Strategies for Partnering Bigger Brands

Anton Ioffe - September 11th 2020 - 4 minutes read

The number of new startups is on the rise. Over 660,000 companies are registered in the UK yearly. This figure should not scare you if you're a newbie entrepreneur; instead, it should be a motivation to grow.

The market is competitive, and every business is competing for customers, investors, and media attention. Would you fold your hands while your competitors get it all? Startups have the option of partnerships. As you grow in your trade, you need a bigger brand to make up for your inadequacies.

If they must join forces with you, you need to brace up because it wouldn't come on a platter. The worst thing you want to do is to enter into a partnership blindly. This article does not concern itself with blind partnerships but tips to help you partner more prominent brands successfully.

Before you sit on the negotiating table with a prospective partner, here are some things you should know:

1.  Define the partnership

Creating a partnership for the sake of making a name would not yield any positive results. Regardless of how juicy the offer sounds, you should have a stance and be ready to stand by it. Some more prominent brands are dubious and may want to take advantage of your desperation.

When you show desperation, you're only passing a message that "anything goes." A partnership should favor both parties, and when it doesn't, something is wrong. When you have a partnership goal, you can source for a willing partner who shares a similar purpose.

Focus on the aspect of your business that needs help so that the partnership strengthens it. And as for your strength, it should rub off on the partnership's new strategy. When you have defined the outcome, you're good to go.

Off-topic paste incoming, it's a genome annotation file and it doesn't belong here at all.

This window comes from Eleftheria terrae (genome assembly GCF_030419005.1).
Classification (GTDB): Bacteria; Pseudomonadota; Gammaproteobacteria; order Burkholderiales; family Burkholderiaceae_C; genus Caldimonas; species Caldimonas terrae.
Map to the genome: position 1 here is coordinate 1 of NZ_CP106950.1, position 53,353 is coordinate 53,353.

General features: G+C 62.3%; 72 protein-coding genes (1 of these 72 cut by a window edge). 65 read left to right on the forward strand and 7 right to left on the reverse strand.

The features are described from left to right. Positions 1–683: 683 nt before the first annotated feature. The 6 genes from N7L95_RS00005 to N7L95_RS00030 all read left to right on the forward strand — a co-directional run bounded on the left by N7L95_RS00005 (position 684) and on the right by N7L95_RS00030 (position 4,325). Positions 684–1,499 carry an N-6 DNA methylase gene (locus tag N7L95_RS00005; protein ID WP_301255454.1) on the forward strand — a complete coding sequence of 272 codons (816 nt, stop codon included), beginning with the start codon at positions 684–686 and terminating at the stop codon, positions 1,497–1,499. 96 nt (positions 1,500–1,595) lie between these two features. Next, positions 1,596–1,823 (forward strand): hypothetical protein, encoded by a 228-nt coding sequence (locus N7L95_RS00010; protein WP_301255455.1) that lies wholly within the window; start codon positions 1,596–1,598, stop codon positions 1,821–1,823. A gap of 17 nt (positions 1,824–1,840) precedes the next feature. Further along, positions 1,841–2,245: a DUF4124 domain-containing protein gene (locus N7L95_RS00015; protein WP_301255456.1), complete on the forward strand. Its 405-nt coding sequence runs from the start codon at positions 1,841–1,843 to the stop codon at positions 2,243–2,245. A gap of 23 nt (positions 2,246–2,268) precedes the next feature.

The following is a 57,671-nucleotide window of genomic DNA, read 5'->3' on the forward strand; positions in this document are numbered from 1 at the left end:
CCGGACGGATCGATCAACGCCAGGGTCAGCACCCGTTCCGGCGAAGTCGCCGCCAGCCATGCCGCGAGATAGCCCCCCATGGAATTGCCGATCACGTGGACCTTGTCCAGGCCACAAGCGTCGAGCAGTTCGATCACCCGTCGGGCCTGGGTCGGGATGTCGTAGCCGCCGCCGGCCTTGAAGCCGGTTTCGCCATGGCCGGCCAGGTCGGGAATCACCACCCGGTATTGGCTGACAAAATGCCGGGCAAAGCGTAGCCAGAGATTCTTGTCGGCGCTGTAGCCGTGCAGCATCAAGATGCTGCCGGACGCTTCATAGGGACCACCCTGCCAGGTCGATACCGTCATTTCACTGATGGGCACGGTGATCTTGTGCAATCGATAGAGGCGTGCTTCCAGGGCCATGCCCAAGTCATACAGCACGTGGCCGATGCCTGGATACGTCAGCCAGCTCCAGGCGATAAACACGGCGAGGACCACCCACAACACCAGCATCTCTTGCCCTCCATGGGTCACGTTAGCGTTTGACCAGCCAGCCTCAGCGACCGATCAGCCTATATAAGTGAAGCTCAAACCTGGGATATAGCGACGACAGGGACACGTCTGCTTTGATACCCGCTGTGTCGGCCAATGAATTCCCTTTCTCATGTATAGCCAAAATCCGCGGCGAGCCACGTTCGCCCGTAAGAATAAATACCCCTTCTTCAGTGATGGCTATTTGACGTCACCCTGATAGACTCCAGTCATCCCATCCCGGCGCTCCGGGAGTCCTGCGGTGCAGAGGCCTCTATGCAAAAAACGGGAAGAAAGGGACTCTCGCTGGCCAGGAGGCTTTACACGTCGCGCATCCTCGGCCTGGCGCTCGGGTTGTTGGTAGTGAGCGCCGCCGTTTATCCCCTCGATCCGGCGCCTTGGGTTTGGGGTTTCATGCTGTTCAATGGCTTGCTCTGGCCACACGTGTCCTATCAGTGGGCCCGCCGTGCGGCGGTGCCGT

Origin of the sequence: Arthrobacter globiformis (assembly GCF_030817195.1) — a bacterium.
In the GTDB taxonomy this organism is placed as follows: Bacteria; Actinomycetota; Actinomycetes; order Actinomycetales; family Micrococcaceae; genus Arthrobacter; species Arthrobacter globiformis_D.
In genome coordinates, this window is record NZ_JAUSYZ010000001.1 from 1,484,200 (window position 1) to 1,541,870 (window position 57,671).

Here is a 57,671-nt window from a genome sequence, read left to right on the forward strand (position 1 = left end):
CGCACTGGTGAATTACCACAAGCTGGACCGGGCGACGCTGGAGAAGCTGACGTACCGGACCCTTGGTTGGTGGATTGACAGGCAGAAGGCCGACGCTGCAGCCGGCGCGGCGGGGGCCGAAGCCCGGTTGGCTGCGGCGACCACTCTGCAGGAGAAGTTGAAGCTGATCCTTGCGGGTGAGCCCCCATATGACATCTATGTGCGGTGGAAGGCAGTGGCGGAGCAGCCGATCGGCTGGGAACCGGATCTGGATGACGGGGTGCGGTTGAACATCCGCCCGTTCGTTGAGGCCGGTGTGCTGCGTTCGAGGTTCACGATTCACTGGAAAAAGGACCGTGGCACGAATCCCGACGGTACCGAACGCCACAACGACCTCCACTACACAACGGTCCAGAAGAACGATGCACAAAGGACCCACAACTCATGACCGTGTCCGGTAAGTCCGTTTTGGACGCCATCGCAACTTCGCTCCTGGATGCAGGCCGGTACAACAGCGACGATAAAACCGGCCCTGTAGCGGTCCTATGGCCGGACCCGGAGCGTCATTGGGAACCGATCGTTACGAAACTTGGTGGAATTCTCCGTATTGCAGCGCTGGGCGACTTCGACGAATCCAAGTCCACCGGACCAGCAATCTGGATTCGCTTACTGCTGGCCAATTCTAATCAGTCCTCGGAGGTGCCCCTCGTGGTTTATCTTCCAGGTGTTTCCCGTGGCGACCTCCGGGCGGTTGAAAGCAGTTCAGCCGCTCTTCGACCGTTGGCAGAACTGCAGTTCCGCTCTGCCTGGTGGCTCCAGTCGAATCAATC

2.  Bring something valuable to the table.

The negotiating table comprises two parties who are committed to expanding their network. The bigger brands may have it all, but something is lacking, which is why they opted in for collaboration.

What problem was your startup set up to solve? Bring the solution to the table and see how it helps the bigger brand. Don't think that a successful company has everything figured out. If things were perfect, they would do it all alone.

These established companies help startups and expect something in return. Have a brainstorming session with team members to come up with the insights to unlocking the partnership opportunity.

3.  Be patient

It's heartbreaking to wait for several weeks or months before a deal is finalized. In most cases, startups want to call off the partnership because of the bottlenecks involved. Bigger brands have a management hierarchy, unlike startups, and the decision-making process is slow.

Each step requires scrutiny from the hierarchy, and the entrepreneur may not find this funny. When it comes to striking that deal that catapults your business from one level to another, it is never too late. Establish deadlines and send reminders to them so that they adjust their timetable.